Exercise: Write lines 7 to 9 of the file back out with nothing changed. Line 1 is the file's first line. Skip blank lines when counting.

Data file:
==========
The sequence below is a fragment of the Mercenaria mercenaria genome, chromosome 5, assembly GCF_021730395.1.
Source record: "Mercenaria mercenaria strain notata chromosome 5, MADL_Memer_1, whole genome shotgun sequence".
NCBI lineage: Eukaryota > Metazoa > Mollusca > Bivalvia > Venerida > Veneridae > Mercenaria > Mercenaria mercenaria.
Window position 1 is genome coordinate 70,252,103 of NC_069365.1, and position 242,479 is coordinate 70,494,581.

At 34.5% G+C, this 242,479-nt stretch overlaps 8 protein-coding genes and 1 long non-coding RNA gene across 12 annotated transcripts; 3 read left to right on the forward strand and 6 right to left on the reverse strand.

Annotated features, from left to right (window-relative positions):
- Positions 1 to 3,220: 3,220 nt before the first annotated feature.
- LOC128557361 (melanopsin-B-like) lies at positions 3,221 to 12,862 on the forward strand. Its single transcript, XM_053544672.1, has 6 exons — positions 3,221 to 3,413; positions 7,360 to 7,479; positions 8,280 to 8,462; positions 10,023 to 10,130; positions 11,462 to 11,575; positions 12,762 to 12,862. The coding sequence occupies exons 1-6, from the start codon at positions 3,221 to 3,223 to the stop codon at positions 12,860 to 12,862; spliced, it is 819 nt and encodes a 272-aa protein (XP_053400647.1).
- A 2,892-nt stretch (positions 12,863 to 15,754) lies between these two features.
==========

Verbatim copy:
- Positions 1 to 3,220: 3,220 nt before the first annotated feature.
- LOC128557361 (melanopsin-B-like) lies at positions 3,221 to 12,862 on the forward strand. Its single transcript, XM_053544672.1, has 6 exons — positions 3,221 to 3,413; positions 7,360 to 7,479; positions 8,280 to 8,462; positions 10,023 to 10,130; positions 11,462 to 11,575; positions 12,762 to 12,862. The coding sequence occupies exons 1-6, from the start codon at positions 3,221 to 3,223 to the stop codon at positions 12,860 to 12,862; spliced, it is 819 nt and encodes a 272-aa protein (XP_053400647.1).
- A 2,892-nt stretch (positions 12,863 to 15,754) lies between these two features.